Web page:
US President Donald Trump’s statement that the NHS is on the table in a post-Brexit trade deal is an open goal that the independence movement surely can’t miss
YOU can ignore most of what Donald Trump said today [4 June] in his joint press conference with Theresa May in London.
Most of it is utterly irrelevant as May will no longer be Prime Minister in just a few short days, and all the big substance issues between the two countries will thus have to be discussed all over again with the new PM. This State Visit is an elaborate, multi-million operation to stroke Trump’s ego.
But what can’t go away and what has huge political significance is the US President’s remark that in a post-Brexit trade deal between Britain and America “everything is on the table, including the NHS”. That was no off-the-cuff remark either, with the US ambassador to the UK also stating on Sunday that “everything is on the table” when asked about the NHS.
A band of Tory leadership contenders (though not all) came out to quickly say the NHS would not be up for grabs in any trade deal they negotiated, but few will hear or care about their words, and why should they? Not only are they not PM, but who can trust a Tory PM’s word anymore after May anyway?
Given the fact that privatising the NHS in a trade deal with Trump would surely be electoral suicide for any Prime Minister of whichever stripe, it’s possible that this would be a red line in negotiations for the British side, but they’ld have to give up something else to keep billion-dollar American healthcare firms mitts off the NHS. Chlorinated chicken winging it’s way to a supermarket near you? The UK is in a weak negotiating position as it is, so there’s only so many areas it will be able to ring-fence when the Americans have the trading whip hand.
The reality is private companies have already had an increasing role in the NHS, and the healthcare services’ public funding shortfalls pushes more and more people towards private healthcare. The UK private healthcare market has expanded significantly in recent decades, while big Pharma continues to rake it in from the NHS.
More important than the facts is the narrative – the idea that the NHS is under threat from a trade deal between a rampaging Trump and a weakened UK is compelling. This is a narrative that Jeremy Corbyn will surely pick up on, but it’s also one that can be undoubtedly potent for the independence movement in pushing the polls towards Yes.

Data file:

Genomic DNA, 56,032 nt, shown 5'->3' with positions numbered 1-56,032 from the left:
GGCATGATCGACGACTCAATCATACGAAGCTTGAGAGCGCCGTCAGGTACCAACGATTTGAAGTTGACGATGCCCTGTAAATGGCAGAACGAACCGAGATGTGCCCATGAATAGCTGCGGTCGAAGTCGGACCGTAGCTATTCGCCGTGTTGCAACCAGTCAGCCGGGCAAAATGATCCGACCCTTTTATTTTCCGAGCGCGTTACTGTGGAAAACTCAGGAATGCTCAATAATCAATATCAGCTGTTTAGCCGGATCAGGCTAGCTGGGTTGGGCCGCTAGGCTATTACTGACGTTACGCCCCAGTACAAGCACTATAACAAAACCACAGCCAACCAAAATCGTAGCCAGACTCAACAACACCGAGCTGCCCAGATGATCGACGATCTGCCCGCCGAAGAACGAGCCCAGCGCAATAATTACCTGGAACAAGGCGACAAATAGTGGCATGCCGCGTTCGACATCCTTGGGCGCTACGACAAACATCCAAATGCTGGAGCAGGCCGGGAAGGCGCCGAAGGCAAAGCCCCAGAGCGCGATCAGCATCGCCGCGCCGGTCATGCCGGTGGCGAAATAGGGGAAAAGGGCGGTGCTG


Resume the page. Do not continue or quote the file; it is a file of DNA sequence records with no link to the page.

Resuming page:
In 2014, Alex Salmond and Yes Scotland made a turn towards the NHS late on in the campaign, and there’s no doubt it had an impact on shifting the polls. Everyone can relate to the NHS, it’s one of the few cherished public institutions left and the sense that it’s been weakened in the age of austerity is widely held. Whereas the constitutional questions of Brexit and independence are abstract and divisive, the NHS is tangible and unifying.
Vote Yes to save the NHS was a good slogan in 2014. Vote Yes to save the NHS from Donald Trump is an even better one, as it sets Yes and the NHS up against the world’s no 1 bogeyman, and after his comments today it rings true. Throw in the fact that many of the main candidates for Prime Minister have hatched their wagon to Trump, Boris Johnson and Jeremy Hunt being two obvious examples, then this is an opportunity for the independence movement that can’t be missed.
Many thought that Brexit itself would be sufficient to shift the polls to independence after the Leave vote in 2016. Polls over the past three years suggest that hasn’t been the case, or if it has it’s been minimal movement. The Stop Brexit message has an appeal to some who were previously No voters, but it’s no match for the huge swathes of Scotland – young and old – who would put protecting the National Health Service above just about any political issue. A summer indy campaign to save the NHS from Trump has a genuine chance of turning the dial to Yes.
Picture courtesy of Yuriy Akopov